Susan Danziger is a trial-and-error kind of entrepreneur: She goes after her big ideas and isn’t afraid if they fail.
The Founder and CEO of a video technology platform, Danziger has real-world experience in building a community out of an idea. We got to sit down with her and ask about her work, the tech industry, and female entrepreneurship.
What is Ziggeo and why is it awesome?
Ziggeo is one of the companies I founded. We’ve developed video technology that gives a face and voice to people who may not otherwise have a chance to shine. Used in recruiting or admissions, our technology lets folks who may have gone under the radar explain first hand (on video) why they’re your best bet. It’s also used in education and for social good—teaching by example or spotlighting how individuals are making a difference.
Can you talk more about women entrepreneurs—why is it so important to think about gender equity in business? And where do you start?
Women have unique perspectives and talent that are simply not being tapped. By only encouraging companies founded by men, the world is losing out on an enormous number of important creations that only women could invent and bring to fruition.
It starts with women having the courage to run with their ideas. And then ensuring that more investment dollars go to women-founded companies, that women-founded companies are highlighted in the media, and that women are equally represented on stage at conferences and in boardrooms around the world.
What is your favorite thing about the work you do? What’s your creation process? And what do you love about Ziggeo?
I love that founding a company and using technology is wonderfully creative. People don’t think of technology as creative. But it is. I imagine what I’d like to see in the world and simply make it happen. I start small, and sometimes I fail, but that’s OK. I learn from it and move on. And then I either tweak that idea or start something new. With today’s technology it doesn’t cost much to test out an idea and see if it has legs.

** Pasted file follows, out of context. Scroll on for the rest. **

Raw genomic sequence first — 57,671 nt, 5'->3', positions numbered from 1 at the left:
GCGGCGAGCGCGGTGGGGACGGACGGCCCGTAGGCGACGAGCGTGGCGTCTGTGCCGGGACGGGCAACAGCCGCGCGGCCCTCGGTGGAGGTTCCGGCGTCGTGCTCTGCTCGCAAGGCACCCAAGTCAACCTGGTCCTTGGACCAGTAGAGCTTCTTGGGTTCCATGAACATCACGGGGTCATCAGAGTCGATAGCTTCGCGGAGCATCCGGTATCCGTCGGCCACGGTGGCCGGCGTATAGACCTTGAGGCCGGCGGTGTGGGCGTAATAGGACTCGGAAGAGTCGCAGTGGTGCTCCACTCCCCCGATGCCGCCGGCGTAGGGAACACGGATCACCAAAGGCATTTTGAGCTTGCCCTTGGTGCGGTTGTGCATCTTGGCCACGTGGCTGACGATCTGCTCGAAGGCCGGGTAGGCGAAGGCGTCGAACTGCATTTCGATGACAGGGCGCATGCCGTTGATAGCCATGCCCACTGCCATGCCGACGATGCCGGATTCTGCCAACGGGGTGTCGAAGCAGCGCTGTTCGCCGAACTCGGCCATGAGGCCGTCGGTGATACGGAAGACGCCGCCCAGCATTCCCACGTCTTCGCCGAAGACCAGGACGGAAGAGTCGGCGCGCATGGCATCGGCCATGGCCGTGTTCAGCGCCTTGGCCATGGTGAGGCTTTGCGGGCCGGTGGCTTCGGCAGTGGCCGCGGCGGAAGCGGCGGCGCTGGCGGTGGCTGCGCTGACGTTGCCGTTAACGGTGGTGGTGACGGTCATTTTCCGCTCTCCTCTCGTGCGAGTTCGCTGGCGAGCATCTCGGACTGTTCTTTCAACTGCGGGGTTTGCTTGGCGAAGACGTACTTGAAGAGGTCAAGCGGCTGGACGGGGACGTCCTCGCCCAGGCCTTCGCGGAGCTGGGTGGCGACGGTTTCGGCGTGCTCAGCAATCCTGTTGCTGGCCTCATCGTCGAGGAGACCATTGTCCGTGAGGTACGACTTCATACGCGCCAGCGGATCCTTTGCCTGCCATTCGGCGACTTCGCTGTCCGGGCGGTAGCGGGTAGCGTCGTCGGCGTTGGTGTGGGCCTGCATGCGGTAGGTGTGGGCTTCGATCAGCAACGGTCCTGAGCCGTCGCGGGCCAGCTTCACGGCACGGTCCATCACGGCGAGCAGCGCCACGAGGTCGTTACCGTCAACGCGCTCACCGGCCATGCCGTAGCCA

I love that the video technology we developed at Ziggeo lets people realize their visions. By simply integrating our technology, people don’t need to build video capabilities themselves. So all kinds of wonderfully creative video-based apps and sites can easily be launched.
What are your hopes for the future of technology?
People still view technology as a guy’s tool. That means guys are getting better and better at it whereas women are being left behind. And that starts at a young age. Boys start playing and messing with computer games early on, and all of a sudden they’re gaining a deep understanding and comfort with technology. So by the time computer science is offered in school it’s a breeze for the guys and a struggle for the girls—so the girls end up dropping out.
I’d like us all to work together to change that cycle—so girls become as comfortable with technology as guys. That way when girls and women look around their computer classes or companies they see a community of other women who can support one another.
Do you have any advice for young girls who want to learn more about entrepreneurship?
The best way to learn about entrepreneurship is simply to start something. If you have an idea, run with it. It could be a group, a product, an initiative. It doesn’t matter. And it doesn’t have to be perfect. Start with something small and go from there. It’s OK to fail. You’ll learn a lot, and the next iteration will be that much better. You’ll also be amazed at what you can accomplish on your own or with just one or two others.
Is there something specific that sparked your interest in entrepreneurship and tech?
I love that tech gives me the power to create. It lets me realize possibilities that can quickly change lives and have impact throughout the world. And by being an entrepreneur, I can see my vision realized on my own terms.
What do you consider to be one of the most important aspects of your work?
I’m a big believer in the power of girls and women supporting each other—and doing whatever we can to create opportunities to encourage entrepreneurship and comfort with technology. I’ve launched women entrepreneur groups, on-line networks, evening salons and even computer boot camps to facilitate learning, meeting and connecting with other women. I encourage everyone to start their own groups and networks. It’s simple to do: just start with one event—or proclaim the first Friday of every month a time to connect. A brown-bag lunch is an easy way to get started.
What advice would you give for other women who want to get involved in the tech industry but don’t know how?
Think about what you want to create in the world and start to build it. Maybe it’s a website or an app or whatever. It’s best to have a project in mind and then figure out what you need to do to learn to build it. There are lots of on-line courses like Skillcrush, Khan Academy, Codecademy or W3Schools—or take a local in-person class. And if you’re looking for an internship or a job in the tech industry, being able to point to something you’ve created is your best bet.